Two cheers for Saint David: race equality and conservative political rhetoric by Dr R David Muir

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Politicians are no strangers to charges of insincerity. Thankfully, they might feel smug in the knowledge that charges of hypocrisy or insincerity are not only reserved for them, but extend equally to other noble professions and to those in public life. But, every now and then, you hear a politician speak and your ears prick up. They say something that either infuriates you, or resonates with your ideals or cherished convictions. The latter was my experience, when I caught the second half of Prime Minster David Cameron’s speech at the 2015 Conservative Party Conference and, again, in his The Sunday Times article, Watch out universities; I’m bringing the fight for equality in Britain to you (31.01.16).

But then you think of the other times when they captured your attention, and you are still waiting for them to deliver on the rhetoric. Maybe they think that we have short memories, or that we suffer from political amnesia. Actually, we do.

At the party conference, the PM sounded almost prophetic, expressing a real understanding of ways in which discrimination affects Black people and other minorities. There was something Kingesque in this particular part of the speech, especially the careful repetition of the phrase, “Opportunity doesn’t mean much”.

OK, maybe that is taking it a bit too far, I hear those say who know a thing or two about the structure of King’s preaching style and the cadence of his oratorical structure. However, sections of Cameron’s speech did remind me a little of Martin Luther King’s castigation of White Christian leaders, who were either unwilling or unable to understand his impatience with racism and discrimination in America, as expressed in his ‘Letter from A Birmingham Jail’ in 1963.

So, what was it in the Prime Minister’s speech that resonated with me and arrested my attention? It was when he stated:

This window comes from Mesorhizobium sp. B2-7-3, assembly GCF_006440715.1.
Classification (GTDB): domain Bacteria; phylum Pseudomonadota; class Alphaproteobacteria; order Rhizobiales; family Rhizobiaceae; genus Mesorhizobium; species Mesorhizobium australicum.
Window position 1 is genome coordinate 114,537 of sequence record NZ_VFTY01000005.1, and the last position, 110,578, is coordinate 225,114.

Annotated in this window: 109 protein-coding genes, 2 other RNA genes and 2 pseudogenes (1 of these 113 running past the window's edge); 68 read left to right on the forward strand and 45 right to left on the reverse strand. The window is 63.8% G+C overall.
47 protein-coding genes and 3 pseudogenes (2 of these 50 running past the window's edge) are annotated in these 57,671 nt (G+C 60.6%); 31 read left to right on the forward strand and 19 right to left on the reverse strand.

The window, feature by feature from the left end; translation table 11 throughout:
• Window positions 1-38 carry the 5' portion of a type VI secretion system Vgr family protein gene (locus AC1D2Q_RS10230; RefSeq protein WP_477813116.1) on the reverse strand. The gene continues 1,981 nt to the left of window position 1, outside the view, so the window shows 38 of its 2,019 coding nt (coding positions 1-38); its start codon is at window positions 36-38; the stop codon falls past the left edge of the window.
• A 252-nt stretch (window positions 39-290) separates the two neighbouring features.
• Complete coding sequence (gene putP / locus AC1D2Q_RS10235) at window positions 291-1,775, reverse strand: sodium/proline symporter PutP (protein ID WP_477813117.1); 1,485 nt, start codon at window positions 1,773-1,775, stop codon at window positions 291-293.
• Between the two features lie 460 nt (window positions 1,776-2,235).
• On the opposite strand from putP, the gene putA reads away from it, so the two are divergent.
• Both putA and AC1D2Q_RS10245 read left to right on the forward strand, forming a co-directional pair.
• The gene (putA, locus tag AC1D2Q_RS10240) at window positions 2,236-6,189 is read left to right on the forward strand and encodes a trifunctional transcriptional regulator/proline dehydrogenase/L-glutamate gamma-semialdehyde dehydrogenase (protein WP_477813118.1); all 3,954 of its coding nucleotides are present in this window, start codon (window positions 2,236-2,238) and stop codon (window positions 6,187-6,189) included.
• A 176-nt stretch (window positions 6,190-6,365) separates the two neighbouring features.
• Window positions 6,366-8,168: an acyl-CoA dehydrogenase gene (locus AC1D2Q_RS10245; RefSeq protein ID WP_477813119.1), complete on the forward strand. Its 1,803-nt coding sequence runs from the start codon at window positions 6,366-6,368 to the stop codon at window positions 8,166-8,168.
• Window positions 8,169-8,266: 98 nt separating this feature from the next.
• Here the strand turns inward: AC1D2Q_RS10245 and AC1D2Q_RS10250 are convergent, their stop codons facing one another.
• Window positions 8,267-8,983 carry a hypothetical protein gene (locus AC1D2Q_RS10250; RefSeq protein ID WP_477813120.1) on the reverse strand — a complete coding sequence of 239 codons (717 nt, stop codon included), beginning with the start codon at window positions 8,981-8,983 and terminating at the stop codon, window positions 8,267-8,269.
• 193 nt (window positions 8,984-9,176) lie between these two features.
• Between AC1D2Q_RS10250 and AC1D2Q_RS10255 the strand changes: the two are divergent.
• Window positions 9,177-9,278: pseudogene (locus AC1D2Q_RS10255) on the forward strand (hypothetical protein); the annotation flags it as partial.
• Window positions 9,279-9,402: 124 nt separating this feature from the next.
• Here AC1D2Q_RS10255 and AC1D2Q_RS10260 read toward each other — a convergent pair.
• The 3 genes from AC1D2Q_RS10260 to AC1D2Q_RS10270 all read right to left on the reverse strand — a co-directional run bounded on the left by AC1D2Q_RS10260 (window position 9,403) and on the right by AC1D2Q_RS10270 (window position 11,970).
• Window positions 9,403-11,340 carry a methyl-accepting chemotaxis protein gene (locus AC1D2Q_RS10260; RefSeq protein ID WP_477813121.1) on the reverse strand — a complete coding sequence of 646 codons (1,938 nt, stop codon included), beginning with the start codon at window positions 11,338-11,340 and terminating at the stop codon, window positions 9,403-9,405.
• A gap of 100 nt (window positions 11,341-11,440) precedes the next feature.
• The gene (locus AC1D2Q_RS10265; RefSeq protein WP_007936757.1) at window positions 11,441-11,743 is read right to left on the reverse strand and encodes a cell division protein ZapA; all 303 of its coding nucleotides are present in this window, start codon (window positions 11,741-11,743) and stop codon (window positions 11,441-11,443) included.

“We can talk all we want about opportunity, but it’s meaningless unless people are really judged equally. Think about it like this: Opportunity doesn’t mean much to a British Muslim, if he walks down the street and is abused for his faith. Opportunity doesn’t mean much to a Black person constantly stopped and searched by the police, because of the colour of their skin. Opportunity doesn’t mean much to a gay person, rejected for a job because of the person they love. It doesn’t mean much to a disabled person, prevented from doing what they’re good at because of who they are. I’m a dad of two daughters – opportunity won’t mean anything to them, if they grow up in a country where they get paid less because of their gender, rather than how good they are at their work.”

The rhetoric was brilliant, moving. I really wanted to believe that he sincerely believed what he was saying. I didn’t want to be cynical and see this as another bit of ‘politico-speak’ to appeal to BMEs, or to convince reluctant Black Pentecostals that it’s really safe to sign up to the Conservative Christian Fellowship (CCF).

In light of the conference speech, I was interested to read the PM’s article in The Sunday Times (30.01.16) on the same theme of equality, attacking universities and other public and private institutions for failing BME communities in the creation of his ‘One Nation’ ideal. Again, the sentiment and rhetoric of his 2015 conference speech is heard: “Consider this: If you are a Black man, you are more likely to be in a prison cell than studying at a top university… There are no Black generals in our armed forces, and just 4% of chief executives in the FTSE 100 are from ethnic minorities.” Of course, there is recognition that we have come a long way since the “blatant racism of decades gone by”, but the fact of racial and other forms of discrimination should “shame our country and jolt us into action,” says Cameron. There is the standard criticism of the under-representation of Black students at Oxford (27 out of more than 2500 accepted in 2014), including his own Oxford University (Brasenose College) for not doing enough to “attract talent from across our country”.